6th Annual DC Fly-In Brings Discussions on TSCA Reform, Global Trade and More to Capitol Hill

September 20, 2013 | Nearly three dozen representatives of small, mid-size and large toy companies attended the Toy Industry Association’s (TIA) 6th annual Washington, DC Fly-In last week, where they met with Members of Congress and other policymakers and regulators on Capitol Hill to ask for bi-partisan support of a new federal bill to improve chemical safety; relief from third-party testing burdens; and assistance for the expansion of global toy markets through the reduction of trade barriers.

During the opening dinner on Tuesday, September 17th, Senator David Vitter (R-LA) described the effort he had undertaken with the late Senator Frank Lautenberg (D-NJ) to modernize and update the Toxic Substances Control Act (TSCA) of 1976.  The Senator stressed that “strong federal preemption” is at the core of the bill, known as S.1009, the Chemical Safety Improvement Act of 2013

September 18th began with a morning panel discussion that kept the focus on TSCA reform.  The three panelists – representing a chemical industry trade group, an NGO and the government – all acknowledged that TSCA reform was “more achievable than it’s ever been” with the current package.  However, there were definite differences of opinion regarding wholehearted support for a preemptive federal policy to regulate chemicals in commerce that didn’t give state the ability to “make their own approach.”

During more than 50 meetings with Senators, Representatives and their staffs held throughout day, company participants explained how S.1009 could reduce the crippling effect of duplicative or contradictory chemical regulations at the state level and asked their representatives in the House and Senate for support of the bill.  Groups were organized to cover the spectrum of company size and type so that every member’s story emphasized different points, but the messages all stayed the same.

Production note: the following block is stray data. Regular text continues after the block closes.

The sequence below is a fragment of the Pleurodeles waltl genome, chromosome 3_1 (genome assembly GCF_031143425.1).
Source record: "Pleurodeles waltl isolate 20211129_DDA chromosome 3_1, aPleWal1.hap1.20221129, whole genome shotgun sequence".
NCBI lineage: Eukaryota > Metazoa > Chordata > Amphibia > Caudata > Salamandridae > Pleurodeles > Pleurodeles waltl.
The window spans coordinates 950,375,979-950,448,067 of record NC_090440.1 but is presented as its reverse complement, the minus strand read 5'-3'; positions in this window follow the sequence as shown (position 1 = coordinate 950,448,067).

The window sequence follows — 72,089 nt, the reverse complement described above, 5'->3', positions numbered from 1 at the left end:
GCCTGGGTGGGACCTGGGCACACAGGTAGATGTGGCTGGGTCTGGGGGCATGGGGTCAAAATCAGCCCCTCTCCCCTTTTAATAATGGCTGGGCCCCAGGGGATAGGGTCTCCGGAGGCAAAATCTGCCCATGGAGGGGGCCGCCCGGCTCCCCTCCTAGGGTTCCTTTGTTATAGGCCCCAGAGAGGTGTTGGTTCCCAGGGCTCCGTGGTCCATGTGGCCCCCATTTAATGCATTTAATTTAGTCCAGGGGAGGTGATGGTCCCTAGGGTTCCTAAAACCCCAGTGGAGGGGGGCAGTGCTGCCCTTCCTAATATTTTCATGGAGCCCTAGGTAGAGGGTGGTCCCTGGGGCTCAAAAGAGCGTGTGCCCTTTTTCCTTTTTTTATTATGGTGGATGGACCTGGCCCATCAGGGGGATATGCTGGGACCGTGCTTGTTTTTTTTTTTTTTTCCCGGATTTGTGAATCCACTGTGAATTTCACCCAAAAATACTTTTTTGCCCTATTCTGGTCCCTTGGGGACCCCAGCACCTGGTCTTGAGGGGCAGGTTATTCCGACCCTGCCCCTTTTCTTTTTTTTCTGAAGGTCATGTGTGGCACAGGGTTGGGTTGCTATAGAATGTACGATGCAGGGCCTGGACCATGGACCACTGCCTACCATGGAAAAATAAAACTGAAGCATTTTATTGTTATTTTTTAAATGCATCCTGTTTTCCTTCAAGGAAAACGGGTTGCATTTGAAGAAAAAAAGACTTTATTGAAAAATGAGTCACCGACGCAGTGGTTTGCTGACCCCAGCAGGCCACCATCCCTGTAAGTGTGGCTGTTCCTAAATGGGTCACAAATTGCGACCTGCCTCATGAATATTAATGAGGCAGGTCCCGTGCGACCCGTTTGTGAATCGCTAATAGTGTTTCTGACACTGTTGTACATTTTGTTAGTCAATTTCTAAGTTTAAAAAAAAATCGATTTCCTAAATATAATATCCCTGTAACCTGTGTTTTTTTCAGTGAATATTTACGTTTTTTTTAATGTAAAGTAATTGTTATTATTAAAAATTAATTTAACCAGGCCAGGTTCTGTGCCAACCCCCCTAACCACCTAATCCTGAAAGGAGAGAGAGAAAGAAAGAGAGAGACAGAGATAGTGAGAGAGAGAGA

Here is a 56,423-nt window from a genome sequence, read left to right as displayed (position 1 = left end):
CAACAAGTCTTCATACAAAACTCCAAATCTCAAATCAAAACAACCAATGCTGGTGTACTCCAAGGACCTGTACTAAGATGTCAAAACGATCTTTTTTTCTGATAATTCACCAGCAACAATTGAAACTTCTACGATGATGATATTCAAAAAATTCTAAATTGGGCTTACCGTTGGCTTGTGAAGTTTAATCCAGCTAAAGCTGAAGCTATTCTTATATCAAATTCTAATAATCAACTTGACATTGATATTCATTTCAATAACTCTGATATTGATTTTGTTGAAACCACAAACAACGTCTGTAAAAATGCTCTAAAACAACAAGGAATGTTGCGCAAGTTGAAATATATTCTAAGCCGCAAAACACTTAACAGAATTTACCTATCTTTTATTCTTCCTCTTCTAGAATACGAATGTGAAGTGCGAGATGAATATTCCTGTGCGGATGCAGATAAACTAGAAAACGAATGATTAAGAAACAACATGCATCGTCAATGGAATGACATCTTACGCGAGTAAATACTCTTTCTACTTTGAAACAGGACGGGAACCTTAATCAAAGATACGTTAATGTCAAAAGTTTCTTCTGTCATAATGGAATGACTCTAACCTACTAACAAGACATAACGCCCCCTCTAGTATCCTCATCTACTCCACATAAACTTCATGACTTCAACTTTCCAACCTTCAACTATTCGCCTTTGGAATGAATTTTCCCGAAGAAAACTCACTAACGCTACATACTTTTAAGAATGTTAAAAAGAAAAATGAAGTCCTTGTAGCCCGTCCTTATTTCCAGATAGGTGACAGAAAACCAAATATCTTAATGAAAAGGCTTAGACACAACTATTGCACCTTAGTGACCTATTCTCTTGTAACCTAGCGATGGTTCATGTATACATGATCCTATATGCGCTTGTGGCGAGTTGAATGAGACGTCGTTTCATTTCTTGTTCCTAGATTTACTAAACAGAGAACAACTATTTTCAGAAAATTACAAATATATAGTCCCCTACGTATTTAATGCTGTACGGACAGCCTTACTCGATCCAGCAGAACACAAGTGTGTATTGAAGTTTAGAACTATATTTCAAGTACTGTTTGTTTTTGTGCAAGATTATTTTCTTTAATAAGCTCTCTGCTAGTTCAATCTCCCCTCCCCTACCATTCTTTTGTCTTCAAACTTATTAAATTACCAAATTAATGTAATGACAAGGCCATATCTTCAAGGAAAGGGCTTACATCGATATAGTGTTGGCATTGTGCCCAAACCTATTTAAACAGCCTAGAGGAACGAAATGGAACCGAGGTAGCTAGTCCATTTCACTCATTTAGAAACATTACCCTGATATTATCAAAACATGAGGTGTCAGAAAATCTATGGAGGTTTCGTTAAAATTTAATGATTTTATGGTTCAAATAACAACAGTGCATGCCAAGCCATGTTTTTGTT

The day of meetings was capped off with a Congressional Reception attended by an estimated 150 Congressional staff and several Members of Congress.  During the event, Congressman Ron Kind and Congresswoman Marsha Blackburn announced the formation of a bipartisan Congressional Toy Caucus to help advance discussions on toy safety, the value of play, the growth of small toy businesses, and the increase of free trade to foreign markets.

A breakfast meeting held on Thursday, September 19th included presentations from Customs and Border Protection’s (CBP) chief of import safety, Ed Ryan and new Consumer Product Safety Commission (CPSC) Commissioner Ann Marie Buerkle. 

Discussions with Commissioner Buerkle focused on the fact that, five years after the passage of the Consumer Product Safety Improvement Act (CPSIA), meaningful relief has still not come for too many small businesses that have been harmed by unnecessary and redundant third party testing costs. 

One company indicated that redundant and unnecessary testing requirements had taken testing costs for her company from $25K to $250K … a 1000% increase.

Toy industry representatives told the Commissioner that, during their meetings on the Hill on Wednesday, they had already asked their Congressmen to call for the CPSC to dedicate appropriate resources to the immediate analysis and implementation of the eight approved recommendations that had already been put forward to reduce the costs of third party testing.

“Streamlining testing requirements will provide a significant benefit to toy and other children’s product manufacturers – particularly smaller companies – by facilitating compliance and reducing redundant costs,” explained Ed Desmond, TIA executive vice president for external affairs, “which means companies will be able to devote additional resources to product innovation, business improvement and jobs.  All of which will bring more creative toys to market at better prices for consumers.”

“The best thing to help mitigate redundant testing is to do exactly what we did …. go to Washington and plead our case to any and every contact – Members of Congress, legislators, regulators or policymakers – who may be able to help move things along,” added Barbara Isenberg, President of North American Bear Company. “The event helped me understand what a chess game the political process is …. and that it can all move so slowly unless an effort is spearheaded.”

The 2013 Fly-In wrapped up with a Briefing on Capitol Hill that reiterated for Congressional staffers many of the topics that had been stressed throughout the Fly-In:  the challenges of forming a small toy business, redundant testing burdens, the importance of risk-based chemical regulations, and the need for governmental support of global market expansion programs.

“The issue briefings and meetings on Capitol Hill provided valuable information and insight into several topics critical to the toy industry,” said John W. Gessert, president of American Plastic Toys, Inc. vice-chair of the TIA Board of Directors.  “The inherent value of this event to the Association’s members continues to increase every year.”